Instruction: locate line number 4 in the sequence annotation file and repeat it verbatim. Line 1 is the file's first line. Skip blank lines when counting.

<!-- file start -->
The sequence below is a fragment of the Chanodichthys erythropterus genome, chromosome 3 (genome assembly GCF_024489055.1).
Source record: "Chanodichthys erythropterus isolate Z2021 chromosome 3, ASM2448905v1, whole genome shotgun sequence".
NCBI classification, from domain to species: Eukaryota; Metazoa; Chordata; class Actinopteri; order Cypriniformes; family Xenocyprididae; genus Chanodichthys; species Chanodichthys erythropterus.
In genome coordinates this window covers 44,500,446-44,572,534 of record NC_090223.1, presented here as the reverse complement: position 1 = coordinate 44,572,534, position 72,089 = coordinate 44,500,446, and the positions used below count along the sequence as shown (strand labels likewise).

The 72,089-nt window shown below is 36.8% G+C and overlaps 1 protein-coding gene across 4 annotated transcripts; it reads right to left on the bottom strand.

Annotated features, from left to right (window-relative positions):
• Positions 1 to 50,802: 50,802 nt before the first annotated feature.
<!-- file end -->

In genome coordinates this window covers 44,500,446-44,572,534 of record NC_090223.1, presented here as the reverse complement: position 1 = coordinate 44,572,534, position 72,089 = coordinate 44,500,446, and the positions used below count along the sequence as shown (strand labels likewise).